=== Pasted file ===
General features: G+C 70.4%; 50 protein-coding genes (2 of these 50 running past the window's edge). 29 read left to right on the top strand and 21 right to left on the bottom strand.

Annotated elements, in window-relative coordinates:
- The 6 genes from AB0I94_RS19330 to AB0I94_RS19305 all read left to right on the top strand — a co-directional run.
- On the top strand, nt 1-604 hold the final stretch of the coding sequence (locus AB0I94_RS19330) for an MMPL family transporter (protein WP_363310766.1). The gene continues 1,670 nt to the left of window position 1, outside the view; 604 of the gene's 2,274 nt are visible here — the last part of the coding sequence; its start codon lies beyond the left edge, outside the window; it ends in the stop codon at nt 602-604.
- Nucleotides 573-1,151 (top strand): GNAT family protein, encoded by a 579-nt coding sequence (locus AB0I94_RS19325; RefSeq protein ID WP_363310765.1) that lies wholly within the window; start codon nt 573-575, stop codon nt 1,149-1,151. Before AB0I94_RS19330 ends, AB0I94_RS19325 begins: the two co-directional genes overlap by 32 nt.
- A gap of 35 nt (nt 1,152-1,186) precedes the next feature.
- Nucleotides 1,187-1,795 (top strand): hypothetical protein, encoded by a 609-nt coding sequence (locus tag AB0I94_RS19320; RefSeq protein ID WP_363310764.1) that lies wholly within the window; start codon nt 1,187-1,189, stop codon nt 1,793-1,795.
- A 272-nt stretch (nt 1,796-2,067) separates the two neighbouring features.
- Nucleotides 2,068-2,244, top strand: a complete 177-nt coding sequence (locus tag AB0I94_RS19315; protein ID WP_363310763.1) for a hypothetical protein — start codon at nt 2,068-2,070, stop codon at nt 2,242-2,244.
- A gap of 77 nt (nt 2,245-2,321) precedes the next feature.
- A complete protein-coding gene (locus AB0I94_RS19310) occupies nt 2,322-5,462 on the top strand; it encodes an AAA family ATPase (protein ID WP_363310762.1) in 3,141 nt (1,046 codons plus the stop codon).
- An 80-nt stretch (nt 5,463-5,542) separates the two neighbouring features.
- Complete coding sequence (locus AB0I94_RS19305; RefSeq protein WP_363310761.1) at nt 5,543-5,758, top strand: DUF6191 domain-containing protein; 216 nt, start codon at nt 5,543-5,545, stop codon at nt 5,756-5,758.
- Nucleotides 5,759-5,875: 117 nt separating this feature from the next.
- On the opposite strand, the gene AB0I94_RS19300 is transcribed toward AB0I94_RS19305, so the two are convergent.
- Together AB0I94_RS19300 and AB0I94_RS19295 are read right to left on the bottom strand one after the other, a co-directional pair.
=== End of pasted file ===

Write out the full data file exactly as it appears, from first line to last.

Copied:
General features: G+C 70.4%; 50 protein-coding genes (2 of these 50 running past the window's edge). 29 read left to right on the top strand and 21 right to left on the bottom strand.

Annotated elements, in window-relative coordinates:
- The 6 genes from AB0I94_RS19330 to AB0I94_RS19305 all read left to right on the top strand — a co-directional run.
- On the top strand, nt 1-604 hold the final stretch of the coding sequence (locus AB0I94_RS19330) for an MMPL family transporter (protein WP_363310766.1). The gene continues 1,670 nt to the left of window position 1, outside the view; 604 of the gene's 2,274 nt are visible here — the last part of the coding sequence; its start codon lies beyond the left edge, outside the window; it ends in the stop codon at nt 602-604.
- Nucleotides 573-1,151 (top strand): GNAT family protein, encoded by a 579-nt coding sequence (locus AB0I94_RS19325; RefSeq protein ID WP_363310765.1) that lies wholly within the window; start codon nt 573-575, stop codon nt 1,149-1,151. Before AB0I94_RS19330 ends, AB0I94_RS19325 begins: the two co-directional genes overlap by 32 nt.
- A gap of 35 nt (nt 1,152-1,186) precedes the next feature.
- Nucleotides 1,187-1,795 (top strand): hypothetical protein, encoded by a 609-nt coding sequence (locus tag AB0I94_RS19320; RefSeq protein ID WP_363310764.1) that lies wholly within the window; start codon nt 1,187-1,189, stop codon nt 1,793-1,795.
- A 272-nt stretch (nt 1,796-2,067) separates the two neighbouring features.
- Nucleotides 2,068-2,244, top strand: a complete 177-nt coding sequence (locus tag AB0I94_RS19315; protein ID WP_363310763.1) for a hypothetical protein — start codon at nt 2,068-2,070, stop codon at nt 2,242-2,244.
- A gap of 77 nt (nt 2,245-2,321) precedes the next feature.
- A complete protein-coding gene (locus AB0I94_RS19310) occupies nt 2,322-5,462 on the top strand; it encodes an AAA family ATPase (protein ID WP_363310762.1) in 3,141 nt (1,046 codons plus the stop codon).
- An 80-nt stretch (nt 5,463-5,542) separates the two neighbouring features.
- Complete coding sequence (locus AB0I94_RS19305; RefSeq protein WP_363310761.1) at nt 5,543-5,758, top strand: DUF6191 domain-containing protein; 216 nt, start codon at nt 5,543-5,545, stop codon at nt 5,756-5,758.
- Nucleotides 5,759-5,875: 117 nt separating this feature from the next.
- On the opposite strand, the gene AB0I94_RS19300 is transcribed toward AB0I94_RS19305, so the two are convergent.
- Together AB0I94_RS19300 and AB0I94_RS19295 are read right to left on the bottom strand one after the other, a co-directional pair.